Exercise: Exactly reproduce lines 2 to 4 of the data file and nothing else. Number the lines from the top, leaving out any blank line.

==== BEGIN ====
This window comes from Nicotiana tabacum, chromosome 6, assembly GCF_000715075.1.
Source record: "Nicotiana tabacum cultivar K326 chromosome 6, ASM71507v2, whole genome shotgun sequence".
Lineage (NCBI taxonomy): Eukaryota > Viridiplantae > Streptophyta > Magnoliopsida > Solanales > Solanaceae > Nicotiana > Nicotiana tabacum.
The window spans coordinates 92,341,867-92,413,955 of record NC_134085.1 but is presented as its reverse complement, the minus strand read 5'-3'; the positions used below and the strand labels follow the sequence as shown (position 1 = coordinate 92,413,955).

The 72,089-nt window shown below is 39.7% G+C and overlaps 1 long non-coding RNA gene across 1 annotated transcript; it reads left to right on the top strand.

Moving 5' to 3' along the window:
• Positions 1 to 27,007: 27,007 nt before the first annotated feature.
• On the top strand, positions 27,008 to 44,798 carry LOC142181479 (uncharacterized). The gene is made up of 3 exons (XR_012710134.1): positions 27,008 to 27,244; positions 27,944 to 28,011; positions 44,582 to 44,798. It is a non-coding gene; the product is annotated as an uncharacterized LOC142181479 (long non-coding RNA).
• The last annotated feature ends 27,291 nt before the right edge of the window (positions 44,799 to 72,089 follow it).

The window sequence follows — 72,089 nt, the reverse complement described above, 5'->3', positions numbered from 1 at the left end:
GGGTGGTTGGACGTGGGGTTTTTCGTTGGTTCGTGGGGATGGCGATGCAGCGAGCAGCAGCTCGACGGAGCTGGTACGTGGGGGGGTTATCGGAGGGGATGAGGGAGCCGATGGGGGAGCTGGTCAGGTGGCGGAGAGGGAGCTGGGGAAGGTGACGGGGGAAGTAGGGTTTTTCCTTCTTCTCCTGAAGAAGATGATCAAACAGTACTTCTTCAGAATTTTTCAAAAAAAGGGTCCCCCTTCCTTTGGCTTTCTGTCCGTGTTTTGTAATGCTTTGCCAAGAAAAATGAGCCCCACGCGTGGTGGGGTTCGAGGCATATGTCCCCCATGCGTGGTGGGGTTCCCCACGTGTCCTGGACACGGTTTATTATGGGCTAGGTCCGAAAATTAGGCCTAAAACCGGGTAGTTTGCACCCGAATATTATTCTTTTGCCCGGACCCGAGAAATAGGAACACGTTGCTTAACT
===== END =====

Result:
Source record: "Nicotiana tabacum cultivar K326 chromosome 6, ASM71507v2, whole genome shotgun sequence".
Lineage (NCBI taxonomy): Eukaryota > Viridiplantae > Streptophyta > Magnoliopsida > Solanales > Solanaceae > Nicotiana > Nicotiana tabacum.
The window spans coordinates 92,341,867-92,413,955 of record NC_134085.1 but is presented as its reverse complement, the minus strand read 5'-3'; the positions used below and the strand labels follow the sequence as shown (position 1 = coordinate 92,413,955).